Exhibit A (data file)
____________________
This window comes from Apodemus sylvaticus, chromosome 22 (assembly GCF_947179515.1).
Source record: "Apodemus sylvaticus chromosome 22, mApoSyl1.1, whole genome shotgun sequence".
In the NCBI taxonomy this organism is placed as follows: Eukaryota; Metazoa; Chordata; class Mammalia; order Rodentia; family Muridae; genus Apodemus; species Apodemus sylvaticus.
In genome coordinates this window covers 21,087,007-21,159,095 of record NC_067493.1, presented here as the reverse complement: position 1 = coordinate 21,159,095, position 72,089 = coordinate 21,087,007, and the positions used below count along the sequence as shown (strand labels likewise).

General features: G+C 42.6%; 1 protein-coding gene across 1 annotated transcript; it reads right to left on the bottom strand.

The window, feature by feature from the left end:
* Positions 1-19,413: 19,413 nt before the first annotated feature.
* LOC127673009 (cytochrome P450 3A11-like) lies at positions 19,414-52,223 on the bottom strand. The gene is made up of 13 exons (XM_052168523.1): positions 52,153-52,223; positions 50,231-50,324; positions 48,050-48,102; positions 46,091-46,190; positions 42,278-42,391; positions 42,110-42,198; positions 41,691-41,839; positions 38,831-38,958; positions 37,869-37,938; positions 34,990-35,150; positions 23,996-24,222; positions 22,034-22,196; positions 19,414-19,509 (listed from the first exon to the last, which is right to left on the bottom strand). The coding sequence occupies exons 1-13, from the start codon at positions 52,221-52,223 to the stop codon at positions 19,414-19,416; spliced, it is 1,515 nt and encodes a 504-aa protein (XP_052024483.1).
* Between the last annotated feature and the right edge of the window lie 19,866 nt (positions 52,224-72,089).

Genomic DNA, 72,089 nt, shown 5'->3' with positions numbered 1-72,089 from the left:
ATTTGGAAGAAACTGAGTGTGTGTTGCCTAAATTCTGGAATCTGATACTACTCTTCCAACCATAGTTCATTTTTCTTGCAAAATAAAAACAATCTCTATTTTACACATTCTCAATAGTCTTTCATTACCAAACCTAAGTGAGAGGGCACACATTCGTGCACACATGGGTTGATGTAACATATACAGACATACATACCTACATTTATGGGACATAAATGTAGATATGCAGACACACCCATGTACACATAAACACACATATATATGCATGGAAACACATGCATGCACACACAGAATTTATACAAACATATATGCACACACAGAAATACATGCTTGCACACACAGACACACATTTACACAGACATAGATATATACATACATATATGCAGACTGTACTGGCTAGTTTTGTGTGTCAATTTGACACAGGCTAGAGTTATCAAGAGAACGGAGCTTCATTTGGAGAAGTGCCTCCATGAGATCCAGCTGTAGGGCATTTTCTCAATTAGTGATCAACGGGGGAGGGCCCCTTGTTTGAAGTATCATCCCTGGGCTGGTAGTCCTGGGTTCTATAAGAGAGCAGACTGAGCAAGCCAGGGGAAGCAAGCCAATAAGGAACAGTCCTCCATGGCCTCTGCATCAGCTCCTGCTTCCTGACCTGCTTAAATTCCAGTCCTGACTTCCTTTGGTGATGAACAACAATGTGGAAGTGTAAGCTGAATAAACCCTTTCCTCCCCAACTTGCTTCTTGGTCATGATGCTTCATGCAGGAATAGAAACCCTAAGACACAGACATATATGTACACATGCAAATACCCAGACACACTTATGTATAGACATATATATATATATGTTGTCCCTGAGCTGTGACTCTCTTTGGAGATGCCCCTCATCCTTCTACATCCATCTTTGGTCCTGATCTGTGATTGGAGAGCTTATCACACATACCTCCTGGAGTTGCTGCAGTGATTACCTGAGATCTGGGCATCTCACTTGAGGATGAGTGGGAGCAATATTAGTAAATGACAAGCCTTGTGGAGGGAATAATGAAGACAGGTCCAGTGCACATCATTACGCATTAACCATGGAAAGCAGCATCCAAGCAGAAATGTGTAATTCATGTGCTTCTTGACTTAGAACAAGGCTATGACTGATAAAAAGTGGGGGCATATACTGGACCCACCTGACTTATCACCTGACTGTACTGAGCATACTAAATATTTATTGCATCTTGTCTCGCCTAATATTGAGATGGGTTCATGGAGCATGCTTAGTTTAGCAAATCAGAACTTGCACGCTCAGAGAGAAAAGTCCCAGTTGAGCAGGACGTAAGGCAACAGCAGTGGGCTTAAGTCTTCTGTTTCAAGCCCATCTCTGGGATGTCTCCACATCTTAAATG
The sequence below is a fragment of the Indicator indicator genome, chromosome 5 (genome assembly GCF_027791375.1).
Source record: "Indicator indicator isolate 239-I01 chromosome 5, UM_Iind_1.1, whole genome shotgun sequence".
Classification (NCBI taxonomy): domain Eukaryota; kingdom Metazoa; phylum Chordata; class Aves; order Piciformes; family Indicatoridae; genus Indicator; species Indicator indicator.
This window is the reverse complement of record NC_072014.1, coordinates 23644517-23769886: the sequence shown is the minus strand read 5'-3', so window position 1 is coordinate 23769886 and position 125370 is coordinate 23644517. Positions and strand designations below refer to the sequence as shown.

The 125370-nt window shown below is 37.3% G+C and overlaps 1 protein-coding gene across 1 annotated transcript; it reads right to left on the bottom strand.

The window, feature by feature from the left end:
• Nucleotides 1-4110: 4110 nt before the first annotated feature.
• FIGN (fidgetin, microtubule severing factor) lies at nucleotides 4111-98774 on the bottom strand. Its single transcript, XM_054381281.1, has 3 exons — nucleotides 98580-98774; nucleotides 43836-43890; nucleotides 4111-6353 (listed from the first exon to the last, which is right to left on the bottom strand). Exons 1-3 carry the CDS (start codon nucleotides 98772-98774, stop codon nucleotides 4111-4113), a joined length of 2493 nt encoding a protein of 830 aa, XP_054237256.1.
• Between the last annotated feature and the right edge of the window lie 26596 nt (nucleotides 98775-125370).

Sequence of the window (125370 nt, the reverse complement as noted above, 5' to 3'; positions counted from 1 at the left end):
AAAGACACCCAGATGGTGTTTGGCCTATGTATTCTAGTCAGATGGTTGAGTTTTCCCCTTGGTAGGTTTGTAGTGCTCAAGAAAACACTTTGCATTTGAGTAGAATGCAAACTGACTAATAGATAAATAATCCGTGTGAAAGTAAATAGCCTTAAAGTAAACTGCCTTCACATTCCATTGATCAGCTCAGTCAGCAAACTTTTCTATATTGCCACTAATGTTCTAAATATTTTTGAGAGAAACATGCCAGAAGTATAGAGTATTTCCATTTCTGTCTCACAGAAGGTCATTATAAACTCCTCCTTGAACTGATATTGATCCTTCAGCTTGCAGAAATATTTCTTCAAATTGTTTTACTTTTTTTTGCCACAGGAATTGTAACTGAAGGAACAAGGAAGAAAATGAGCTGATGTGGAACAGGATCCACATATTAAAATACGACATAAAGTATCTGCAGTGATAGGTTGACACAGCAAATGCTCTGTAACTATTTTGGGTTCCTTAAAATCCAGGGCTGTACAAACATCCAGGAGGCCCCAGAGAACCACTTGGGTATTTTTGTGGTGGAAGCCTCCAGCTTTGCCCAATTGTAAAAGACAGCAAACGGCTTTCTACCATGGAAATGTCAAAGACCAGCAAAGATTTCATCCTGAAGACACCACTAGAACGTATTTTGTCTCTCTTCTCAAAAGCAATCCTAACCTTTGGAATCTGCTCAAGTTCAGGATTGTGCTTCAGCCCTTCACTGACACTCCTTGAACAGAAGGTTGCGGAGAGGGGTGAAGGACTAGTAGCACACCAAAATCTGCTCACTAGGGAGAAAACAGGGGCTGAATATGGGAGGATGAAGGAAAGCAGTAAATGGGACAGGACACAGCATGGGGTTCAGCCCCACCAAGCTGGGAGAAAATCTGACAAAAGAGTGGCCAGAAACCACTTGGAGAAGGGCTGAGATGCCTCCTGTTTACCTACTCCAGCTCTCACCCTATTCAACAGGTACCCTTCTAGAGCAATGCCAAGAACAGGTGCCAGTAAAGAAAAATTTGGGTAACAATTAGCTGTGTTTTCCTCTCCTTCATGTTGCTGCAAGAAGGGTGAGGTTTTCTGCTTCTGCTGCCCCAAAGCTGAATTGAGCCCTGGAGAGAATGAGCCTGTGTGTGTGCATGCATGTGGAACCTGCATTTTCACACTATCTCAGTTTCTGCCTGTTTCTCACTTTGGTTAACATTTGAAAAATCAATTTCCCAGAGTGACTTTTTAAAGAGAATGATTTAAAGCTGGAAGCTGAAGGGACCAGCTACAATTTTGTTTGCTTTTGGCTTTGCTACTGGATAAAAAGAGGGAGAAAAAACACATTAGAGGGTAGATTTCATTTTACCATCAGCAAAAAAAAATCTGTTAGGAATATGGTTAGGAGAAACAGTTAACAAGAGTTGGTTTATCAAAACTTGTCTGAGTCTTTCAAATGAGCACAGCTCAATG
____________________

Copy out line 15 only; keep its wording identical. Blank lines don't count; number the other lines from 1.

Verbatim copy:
This window is the reverse complement of record NC_072014.1, coordinates 23644517-23769886: the sequence shown is the minus strand read 5'-3', so window position 1 is coordinate 23769886 and position 125370 is coordinate 23644517. Positions and strand designations below refer to the sequence as shown.